I recently met a Algerian activist who lives in London.  He has started an association and militates for (more) democracy in Algeria and free elections.  He is a great guy who believes in his country.  He is interested in all these topics that relate to the common identity and history between Algeria and France.

He has written a great article about the Algerian elections published in opendemocracy.net.


 I specially like the way he develops his ideas around stereotyping and democracy.  Arab nations are often perceived by the West as being unable, because of their arab-ness, if such a word exist, to access democracy.  This contemptuous attitude is very rarely challenged and it is one of the unequivocal virtues of this article that it addresses it and uses it as a background for his description of the Arab Spring.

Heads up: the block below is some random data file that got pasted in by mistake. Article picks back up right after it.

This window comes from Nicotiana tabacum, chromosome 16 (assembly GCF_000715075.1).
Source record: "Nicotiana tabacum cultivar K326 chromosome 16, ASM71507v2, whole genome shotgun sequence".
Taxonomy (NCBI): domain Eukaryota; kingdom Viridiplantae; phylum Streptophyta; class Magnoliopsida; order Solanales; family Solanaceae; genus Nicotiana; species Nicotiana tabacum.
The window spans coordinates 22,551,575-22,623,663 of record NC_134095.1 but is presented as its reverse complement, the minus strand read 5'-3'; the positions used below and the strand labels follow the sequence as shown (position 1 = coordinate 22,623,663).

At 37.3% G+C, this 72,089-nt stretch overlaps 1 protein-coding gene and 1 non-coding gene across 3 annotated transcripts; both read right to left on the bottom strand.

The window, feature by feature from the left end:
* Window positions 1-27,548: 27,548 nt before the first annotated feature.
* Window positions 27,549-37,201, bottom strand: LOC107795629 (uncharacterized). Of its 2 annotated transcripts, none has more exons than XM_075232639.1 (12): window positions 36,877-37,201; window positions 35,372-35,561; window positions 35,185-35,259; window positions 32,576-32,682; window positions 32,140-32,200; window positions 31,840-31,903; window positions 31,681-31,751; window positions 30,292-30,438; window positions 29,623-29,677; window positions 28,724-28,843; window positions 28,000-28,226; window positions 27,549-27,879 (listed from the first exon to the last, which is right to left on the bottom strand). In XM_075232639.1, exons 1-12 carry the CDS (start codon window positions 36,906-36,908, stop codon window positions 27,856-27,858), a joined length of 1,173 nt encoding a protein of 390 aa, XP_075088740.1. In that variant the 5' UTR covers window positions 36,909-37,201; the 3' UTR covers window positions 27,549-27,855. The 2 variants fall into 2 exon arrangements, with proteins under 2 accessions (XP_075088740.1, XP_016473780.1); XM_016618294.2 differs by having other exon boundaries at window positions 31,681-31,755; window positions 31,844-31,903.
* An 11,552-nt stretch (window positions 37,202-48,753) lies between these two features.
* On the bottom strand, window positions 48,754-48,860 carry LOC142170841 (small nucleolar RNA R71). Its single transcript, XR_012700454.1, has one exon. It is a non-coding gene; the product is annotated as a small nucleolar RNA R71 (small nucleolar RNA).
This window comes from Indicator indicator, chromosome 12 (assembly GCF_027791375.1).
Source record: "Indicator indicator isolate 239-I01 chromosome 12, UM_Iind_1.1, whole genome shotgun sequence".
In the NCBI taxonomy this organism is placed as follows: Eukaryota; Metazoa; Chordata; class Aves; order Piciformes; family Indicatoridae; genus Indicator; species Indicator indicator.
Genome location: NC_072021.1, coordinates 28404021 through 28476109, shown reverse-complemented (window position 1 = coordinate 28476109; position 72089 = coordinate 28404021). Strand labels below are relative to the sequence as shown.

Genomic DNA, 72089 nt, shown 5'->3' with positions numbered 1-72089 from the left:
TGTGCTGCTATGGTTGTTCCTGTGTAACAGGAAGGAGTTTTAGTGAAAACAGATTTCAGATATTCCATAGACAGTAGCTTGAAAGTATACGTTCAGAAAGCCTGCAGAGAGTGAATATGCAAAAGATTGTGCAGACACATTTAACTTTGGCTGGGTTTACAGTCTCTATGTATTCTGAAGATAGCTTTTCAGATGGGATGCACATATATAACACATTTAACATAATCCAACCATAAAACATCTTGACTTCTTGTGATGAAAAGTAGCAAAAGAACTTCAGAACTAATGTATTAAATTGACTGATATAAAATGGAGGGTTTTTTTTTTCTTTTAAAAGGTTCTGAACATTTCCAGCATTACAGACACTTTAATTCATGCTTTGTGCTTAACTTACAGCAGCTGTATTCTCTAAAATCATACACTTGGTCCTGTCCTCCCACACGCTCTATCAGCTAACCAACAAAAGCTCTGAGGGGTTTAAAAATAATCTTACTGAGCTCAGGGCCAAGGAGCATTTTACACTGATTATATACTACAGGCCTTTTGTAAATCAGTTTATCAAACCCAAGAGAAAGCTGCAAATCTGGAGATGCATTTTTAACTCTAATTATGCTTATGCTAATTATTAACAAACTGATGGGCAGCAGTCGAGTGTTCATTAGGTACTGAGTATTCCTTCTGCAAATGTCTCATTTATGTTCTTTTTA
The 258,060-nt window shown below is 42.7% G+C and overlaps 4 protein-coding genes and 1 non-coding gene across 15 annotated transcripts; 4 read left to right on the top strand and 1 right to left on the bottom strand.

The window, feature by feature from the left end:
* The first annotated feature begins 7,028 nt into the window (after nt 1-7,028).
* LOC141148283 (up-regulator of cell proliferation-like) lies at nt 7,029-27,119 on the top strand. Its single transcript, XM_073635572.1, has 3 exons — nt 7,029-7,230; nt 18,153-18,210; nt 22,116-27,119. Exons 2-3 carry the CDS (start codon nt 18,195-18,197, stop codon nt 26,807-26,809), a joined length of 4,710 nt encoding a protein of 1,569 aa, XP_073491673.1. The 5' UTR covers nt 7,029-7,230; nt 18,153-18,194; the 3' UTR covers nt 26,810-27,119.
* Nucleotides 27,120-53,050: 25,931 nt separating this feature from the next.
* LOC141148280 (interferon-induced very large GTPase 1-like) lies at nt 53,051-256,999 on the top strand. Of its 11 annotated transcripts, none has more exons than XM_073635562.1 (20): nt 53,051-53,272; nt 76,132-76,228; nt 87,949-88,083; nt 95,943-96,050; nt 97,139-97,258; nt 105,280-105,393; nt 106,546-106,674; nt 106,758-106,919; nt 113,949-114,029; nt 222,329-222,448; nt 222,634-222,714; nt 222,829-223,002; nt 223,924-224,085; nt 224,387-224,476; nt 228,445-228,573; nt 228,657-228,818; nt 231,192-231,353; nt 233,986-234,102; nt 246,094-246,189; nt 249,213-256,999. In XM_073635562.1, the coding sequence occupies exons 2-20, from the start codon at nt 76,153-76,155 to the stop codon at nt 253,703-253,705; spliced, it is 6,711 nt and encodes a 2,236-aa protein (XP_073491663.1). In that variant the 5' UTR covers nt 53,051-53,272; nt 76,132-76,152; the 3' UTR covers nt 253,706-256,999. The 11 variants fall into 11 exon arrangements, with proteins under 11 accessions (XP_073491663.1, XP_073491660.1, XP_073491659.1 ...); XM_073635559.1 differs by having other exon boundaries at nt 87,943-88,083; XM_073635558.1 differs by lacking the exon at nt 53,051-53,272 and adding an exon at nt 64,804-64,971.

He speaks of Algeria with fervour and really manages to engage the reader and make him understand the political situation.   I specially
like the sentence: “Algeria is fine, we don’t need to go down the route of the Libyan disaster, and we don’t want the France we expelled
in 1962 to come back to our country”.


It puts the problem of democracy within a larger historical context and rightly alludes to the ghost of colonialism, which didn’t promote democracy in the
country when it could.  To go back to the beginning of the article, I specially like the expression “walk like an Egyptian”.

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